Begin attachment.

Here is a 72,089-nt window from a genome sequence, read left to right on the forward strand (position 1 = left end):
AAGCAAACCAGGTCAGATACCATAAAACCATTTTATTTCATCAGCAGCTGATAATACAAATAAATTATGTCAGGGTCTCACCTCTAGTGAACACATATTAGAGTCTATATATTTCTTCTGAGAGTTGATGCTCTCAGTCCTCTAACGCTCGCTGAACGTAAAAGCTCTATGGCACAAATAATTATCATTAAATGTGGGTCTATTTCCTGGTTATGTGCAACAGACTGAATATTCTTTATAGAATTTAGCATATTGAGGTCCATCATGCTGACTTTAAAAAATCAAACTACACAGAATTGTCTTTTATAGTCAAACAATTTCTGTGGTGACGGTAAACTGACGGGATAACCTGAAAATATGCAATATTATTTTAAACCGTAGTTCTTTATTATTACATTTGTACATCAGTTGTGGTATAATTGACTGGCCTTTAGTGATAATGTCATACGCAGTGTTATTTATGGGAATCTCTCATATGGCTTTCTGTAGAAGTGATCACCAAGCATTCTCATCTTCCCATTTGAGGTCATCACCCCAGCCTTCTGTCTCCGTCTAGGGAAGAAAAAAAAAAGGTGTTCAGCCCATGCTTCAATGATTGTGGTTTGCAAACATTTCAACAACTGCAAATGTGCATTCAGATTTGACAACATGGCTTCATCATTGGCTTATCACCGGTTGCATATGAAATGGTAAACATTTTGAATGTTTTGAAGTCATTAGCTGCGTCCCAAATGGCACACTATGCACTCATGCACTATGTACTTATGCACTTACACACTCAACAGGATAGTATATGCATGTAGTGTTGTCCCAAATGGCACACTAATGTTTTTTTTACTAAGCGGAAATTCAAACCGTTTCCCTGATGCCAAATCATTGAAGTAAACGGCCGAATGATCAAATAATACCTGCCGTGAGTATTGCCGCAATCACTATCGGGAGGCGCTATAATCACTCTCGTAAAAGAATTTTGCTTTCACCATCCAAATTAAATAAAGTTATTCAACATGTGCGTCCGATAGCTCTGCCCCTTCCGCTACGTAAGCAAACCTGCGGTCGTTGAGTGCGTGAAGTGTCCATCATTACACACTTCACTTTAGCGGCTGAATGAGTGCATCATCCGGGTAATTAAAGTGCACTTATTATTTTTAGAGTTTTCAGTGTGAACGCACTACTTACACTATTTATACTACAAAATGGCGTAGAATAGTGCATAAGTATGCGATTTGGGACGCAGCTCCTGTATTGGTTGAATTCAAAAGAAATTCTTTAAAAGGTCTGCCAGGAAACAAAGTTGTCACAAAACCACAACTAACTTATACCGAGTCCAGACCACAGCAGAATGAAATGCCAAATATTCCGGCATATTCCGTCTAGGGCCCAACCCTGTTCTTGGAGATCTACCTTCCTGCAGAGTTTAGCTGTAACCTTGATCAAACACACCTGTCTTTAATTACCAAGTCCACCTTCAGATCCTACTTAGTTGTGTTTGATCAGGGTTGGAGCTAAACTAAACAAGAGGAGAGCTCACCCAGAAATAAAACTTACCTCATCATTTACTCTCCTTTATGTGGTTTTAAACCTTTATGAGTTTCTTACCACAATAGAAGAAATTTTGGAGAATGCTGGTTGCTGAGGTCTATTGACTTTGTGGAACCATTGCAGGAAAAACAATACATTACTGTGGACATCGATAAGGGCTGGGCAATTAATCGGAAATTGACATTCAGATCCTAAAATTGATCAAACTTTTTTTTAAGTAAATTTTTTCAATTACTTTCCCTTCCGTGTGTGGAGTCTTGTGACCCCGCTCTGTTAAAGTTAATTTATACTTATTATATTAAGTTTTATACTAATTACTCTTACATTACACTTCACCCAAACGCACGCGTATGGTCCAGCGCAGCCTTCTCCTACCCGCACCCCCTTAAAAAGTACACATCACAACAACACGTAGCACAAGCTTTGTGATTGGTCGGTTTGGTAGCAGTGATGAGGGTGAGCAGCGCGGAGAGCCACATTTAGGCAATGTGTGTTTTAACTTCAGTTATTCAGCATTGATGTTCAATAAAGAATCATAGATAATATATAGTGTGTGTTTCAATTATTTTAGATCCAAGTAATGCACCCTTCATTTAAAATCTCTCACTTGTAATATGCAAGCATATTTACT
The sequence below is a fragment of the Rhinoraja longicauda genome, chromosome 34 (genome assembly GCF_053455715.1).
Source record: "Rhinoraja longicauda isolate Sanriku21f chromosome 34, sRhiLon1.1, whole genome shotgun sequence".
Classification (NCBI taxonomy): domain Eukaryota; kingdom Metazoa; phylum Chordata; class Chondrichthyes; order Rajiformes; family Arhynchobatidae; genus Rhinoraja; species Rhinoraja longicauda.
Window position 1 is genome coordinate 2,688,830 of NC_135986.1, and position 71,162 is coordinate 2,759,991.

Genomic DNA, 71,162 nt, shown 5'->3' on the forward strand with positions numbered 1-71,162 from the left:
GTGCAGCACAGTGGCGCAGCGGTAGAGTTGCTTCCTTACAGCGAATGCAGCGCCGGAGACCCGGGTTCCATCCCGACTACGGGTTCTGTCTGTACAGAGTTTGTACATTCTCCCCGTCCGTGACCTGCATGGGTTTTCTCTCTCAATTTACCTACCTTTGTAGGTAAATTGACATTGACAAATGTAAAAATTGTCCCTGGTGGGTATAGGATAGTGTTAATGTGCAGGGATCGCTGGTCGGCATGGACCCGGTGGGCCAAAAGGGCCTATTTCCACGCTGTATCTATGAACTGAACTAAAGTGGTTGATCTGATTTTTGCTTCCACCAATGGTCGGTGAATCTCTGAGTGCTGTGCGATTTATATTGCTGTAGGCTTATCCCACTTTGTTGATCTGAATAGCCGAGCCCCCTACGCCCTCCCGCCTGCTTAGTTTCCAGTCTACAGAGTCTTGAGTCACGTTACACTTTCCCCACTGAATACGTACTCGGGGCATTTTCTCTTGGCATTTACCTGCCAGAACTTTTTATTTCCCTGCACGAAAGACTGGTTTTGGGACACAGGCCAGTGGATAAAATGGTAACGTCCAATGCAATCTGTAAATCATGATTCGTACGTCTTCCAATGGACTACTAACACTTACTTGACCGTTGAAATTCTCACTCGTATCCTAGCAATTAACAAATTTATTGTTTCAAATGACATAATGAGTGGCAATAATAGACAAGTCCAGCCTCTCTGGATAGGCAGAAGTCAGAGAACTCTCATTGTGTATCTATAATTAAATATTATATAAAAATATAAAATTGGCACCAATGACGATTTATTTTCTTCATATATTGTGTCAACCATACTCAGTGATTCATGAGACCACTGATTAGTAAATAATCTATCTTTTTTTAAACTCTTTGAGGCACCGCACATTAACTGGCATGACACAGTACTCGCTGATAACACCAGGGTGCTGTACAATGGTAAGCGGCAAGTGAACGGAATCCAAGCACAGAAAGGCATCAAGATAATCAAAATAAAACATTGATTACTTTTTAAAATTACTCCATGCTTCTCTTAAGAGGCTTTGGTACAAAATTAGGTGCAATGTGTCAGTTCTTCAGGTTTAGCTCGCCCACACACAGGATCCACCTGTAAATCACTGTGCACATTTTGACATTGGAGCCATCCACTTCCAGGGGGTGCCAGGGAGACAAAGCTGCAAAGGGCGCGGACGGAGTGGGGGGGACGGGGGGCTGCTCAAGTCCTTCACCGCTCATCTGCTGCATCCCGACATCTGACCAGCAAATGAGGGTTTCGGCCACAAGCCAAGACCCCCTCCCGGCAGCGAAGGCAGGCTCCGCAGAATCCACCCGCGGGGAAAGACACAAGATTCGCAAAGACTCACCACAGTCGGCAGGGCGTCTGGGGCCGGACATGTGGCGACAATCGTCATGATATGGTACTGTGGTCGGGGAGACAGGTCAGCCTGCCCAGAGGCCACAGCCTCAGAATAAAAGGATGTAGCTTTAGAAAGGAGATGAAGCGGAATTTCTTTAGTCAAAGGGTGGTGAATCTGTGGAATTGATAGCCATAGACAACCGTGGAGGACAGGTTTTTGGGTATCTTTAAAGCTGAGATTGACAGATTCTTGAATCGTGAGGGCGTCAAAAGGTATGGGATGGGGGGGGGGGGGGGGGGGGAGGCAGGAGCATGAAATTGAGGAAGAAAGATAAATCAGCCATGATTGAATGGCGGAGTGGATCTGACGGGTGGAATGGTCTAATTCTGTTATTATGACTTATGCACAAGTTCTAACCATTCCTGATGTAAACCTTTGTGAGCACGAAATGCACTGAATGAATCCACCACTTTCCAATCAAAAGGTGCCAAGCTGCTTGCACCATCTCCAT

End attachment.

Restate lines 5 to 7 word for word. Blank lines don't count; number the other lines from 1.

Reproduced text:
Classification (NCBI taxonomy): domain Eukaryota; kingdom Metazoa; phylum Chordata; class Chondrichthyes; order Rajiformes; family Arhynchobatidae; genus Rhinoraja; species Rhinoraja longicauda.
Window position 1 is genome coordinate 2,688,830 of NC_135986.1, and position 71,162 is coordinate 2,759,991.

Genomic DNA, 71,162 nt, shown 5'->3' on the forward strand with positions numbered 1-71,162 from the left: